“Did you know that you have a ticker, just like a clock?” Father Time joked to Mother Nature, scooping handfuls of the blueberries into his mouth. “A patient heart beats a lot stronger. A day is like a thousand years, and a thousand years are like a day.”
“It just takes a little time,” Mother Nature explained, fixated on a swinging pendulum.
“Is there any place in your lives that you need to sow seeds?” Autumn asked the strangers that she invited into the shop that morning.
Unsure of what to say, the visitors shrugged their shoulders in silence.
One dainty customer quietly pressed the keys on an upright piano in the corner, keeping in step with its metronome that would not deviate a beat.
“If I plant seeds today, sometimes I don’t reap a harvest for years,” Autumn announced. “This is a trustworthy saying: ‘God has made everything beautiful in its time. He has also set eternity in the human heart; yet no one can fathom what God has done from beginning to end.”
“I want to be beautiful!” the little girl in the tourist group cheered, running to the largest grandfather clock at the front of the shop, opening its main door, and trying to squeeze herself into the clock body. The clock was decorated with gold trim and carvings. It had a special glow about it as though it was other-worldly.
“This clock is centuries old! It’s priceless and not for sale. The ancient Greeks built it,” Father Time scolded, grabbing her and plopping her on the ground. “You can’t live in a clock anyhow! Make the most of every opportunity because the days are evil. Number your days!”
“Have you heard from that unscrupulous beast called the Hours?” Mother Nature inquired, shinning up the glass door where the little girl smudged it.
“He leaves me threatening notes time after time,” Father Time answered. “I throw them out and keep selling my clocks. No one deserves to have even a minute stolen from them. The Hours is ruthless and steals so much from so many people, but not if I have anything to say about it.”
“The Hours is completely cuckoo,” Mother Nature sighed, listening to the cuckoo clock sound at thirty minutes past ten.
“My vegetable garden was torn to shreds, and I spent so much time tending to it. I know it was the Hours, but the only thing I can do is try to redeem the time and turn the hands back on one of your clocks. Other people have many worse things that need redemption, but it’s still upsetting. I was looking forward to hearty vegetable soups.”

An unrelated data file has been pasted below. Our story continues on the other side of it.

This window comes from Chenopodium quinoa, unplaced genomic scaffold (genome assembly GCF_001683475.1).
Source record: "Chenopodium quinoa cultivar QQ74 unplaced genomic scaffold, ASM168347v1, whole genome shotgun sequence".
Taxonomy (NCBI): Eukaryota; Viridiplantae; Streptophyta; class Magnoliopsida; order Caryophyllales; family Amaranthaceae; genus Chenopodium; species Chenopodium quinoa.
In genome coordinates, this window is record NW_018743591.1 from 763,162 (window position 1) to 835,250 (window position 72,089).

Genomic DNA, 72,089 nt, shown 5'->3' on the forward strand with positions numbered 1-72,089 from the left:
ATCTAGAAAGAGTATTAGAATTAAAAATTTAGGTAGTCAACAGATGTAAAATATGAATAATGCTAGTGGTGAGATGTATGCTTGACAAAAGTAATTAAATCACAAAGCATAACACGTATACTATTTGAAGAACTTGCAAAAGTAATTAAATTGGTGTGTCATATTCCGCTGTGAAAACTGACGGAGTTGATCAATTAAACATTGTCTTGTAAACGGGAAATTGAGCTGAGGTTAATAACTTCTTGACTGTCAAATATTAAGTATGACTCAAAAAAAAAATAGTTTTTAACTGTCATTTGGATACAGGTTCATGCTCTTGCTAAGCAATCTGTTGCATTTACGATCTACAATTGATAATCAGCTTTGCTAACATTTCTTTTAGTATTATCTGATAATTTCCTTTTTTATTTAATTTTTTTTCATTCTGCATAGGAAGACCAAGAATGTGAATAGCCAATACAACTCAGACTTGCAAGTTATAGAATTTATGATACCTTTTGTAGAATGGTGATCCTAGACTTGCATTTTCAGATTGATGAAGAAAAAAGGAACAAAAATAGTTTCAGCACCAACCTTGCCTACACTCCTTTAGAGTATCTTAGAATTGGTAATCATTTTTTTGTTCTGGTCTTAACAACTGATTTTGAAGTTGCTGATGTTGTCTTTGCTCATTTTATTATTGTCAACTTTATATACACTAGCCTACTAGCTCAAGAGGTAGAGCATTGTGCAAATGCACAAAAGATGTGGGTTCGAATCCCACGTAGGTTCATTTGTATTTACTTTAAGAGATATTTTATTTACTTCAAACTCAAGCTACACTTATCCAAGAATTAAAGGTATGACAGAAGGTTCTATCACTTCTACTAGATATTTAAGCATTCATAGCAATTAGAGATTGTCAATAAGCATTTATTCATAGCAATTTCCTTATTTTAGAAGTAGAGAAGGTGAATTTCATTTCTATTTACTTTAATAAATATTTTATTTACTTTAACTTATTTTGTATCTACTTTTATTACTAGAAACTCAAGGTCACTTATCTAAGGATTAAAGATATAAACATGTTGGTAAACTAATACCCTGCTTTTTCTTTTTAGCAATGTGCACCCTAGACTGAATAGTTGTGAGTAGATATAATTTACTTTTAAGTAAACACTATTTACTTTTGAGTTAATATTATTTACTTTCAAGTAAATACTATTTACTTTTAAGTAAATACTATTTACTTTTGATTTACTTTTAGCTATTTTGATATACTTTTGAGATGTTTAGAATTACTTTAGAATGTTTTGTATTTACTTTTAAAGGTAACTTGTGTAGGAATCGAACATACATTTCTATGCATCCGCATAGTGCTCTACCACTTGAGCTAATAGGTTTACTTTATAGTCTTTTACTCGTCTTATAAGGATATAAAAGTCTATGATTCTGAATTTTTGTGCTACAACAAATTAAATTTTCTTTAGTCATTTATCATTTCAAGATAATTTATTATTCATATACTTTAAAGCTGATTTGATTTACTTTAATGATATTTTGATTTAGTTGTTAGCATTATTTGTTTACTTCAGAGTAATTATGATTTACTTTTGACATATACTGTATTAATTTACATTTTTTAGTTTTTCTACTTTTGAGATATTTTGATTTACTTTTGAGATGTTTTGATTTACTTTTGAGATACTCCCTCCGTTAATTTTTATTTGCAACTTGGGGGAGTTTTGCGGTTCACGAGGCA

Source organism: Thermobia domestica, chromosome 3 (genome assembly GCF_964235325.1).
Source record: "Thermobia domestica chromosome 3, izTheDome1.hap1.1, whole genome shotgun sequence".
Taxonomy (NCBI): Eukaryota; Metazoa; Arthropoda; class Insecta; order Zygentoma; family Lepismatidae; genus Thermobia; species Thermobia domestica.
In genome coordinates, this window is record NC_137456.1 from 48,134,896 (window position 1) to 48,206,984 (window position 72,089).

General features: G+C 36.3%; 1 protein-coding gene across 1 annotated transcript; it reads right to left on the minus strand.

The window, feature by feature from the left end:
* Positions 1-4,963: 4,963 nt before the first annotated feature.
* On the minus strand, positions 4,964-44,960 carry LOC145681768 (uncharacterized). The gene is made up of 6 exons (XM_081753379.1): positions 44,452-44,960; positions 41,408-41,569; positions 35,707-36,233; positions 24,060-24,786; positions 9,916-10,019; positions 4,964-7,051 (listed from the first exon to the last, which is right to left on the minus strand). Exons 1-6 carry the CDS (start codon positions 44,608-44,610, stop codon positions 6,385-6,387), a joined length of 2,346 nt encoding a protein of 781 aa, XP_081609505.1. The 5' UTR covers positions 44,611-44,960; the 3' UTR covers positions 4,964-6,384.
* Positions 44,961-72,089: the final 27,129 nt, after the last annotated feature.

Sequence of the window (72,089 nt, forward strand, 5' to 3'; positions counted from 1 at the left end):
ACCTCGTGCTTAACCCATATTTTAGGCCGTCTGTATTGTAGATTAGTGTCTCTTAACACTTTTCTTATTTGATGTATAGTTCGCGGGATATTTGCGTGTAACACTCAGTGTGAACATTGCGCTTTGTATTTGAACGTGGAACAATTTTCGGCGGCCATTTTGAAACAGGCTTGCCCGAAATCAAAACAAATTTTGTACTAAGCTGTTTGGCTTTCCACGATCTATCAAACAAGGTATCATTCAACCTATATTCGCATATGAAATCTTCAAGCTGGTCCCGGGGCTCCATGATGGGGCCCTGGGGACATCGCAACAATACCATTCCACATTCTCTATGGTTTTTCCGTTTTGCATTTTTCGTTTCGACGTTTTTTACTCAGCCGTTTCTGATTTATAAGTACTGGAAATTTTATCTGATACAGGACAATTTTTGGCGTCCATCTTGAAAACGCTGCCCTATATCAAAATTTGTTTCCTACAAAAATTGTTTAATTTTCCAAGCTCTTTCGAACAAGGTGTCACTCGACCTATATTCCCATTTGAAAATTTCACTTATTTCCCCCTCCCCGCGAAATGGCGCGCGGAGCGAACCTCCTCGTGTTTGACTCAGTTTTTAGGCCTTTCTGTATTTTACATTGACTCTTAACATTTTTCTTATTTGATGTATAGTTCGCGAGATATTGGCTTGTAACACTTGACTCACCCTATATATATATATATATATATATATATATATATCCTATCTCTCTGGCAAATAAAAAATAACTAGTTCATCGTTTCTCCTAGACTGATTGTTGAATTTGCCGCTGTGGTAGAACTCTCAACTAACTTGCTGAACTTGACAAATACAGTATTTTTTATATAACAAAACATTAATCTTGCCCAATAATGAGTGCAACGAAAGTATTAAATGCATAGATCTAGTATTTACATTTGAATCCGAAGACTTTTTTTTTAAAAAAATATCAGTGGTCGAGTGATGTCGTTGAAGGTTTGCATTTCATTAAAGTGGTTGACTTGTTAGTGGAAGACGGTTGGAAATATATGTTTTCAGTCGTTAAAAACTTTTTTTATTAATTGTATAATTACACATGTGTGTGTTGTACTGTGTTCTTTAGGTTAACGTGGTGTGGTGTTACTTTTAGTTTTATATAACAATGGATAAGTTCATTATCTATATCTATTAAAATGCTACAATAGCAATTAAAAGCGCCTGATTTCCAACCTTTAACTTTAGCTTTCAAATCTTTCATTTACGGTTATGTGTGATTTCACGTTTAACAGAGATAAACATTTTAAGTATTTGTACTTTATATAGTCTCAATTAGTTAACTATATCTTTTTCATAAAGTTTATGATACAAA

A large gust of wind rushed through The O’Clock Shop, shaking the machines on the walls. Several alarms went off at once, including the enchanted grandfather clock.
As Father Time looked out the window, he saw the Hours standing in the high grass, swinging his scythe.
“How did you steal my sickle again?” Father Time yelled at him out the window. He looked at his wall to see the empty space where it had been hanging. “Give it back now!”
“The Hours must have slipped through the shop when we weren’t looking,” Mother Nature cried, looking at the trembling customers. “Do his tricks ever end?”
The skeleton body of the Hours was robed in a black-hooded cape. A pale horse stood beside him, neighing and screeching. A crow hovered over his shoulder. A snake with a tail in its mouth creeped at his feet.
“A crazy man is outside your shop, swinging a large knife!” yelled neighbor John Gray, running up Father Time’s front walkway, out of breath, and into The O’Clock Shop. “What is going on around here?”
“Maybe we should just call the police, honey!” his wife, Joan, cried, standing in shock in the shop, finally seeing the wings on the back of the clockmaker. “He does have wings!” she gasped.
“Nothing lasts forever! I have come for your souls!” The Hours screamed, and his voice echoed up and down the coast. “You cannot escape me! Time devours all things!”
“Speak of the Hours,” Father Time warned, walking over to his priceless grandfather clock, and stopping the mortal hands of time. “Now be gone!” he called to the Hours.
With that, the Hours disappeared, nowhere to be found, and Father Time’s scythe reappeared on his wall. Then, the clockmaker allowed the hands of time on his ancient grandfather clock to begin once more.
“Guard yourself everyone from the Hours! Don’t let him steal from you,” Father Time instructed. “He’s gone for now, but he comes back when you least expect it. You never know what he might do! You don’t owe him anything. There is a time for everything! I’ll put my time signature on that for life. Life and life to the full!”
Copyright 2023 Jennifer Waters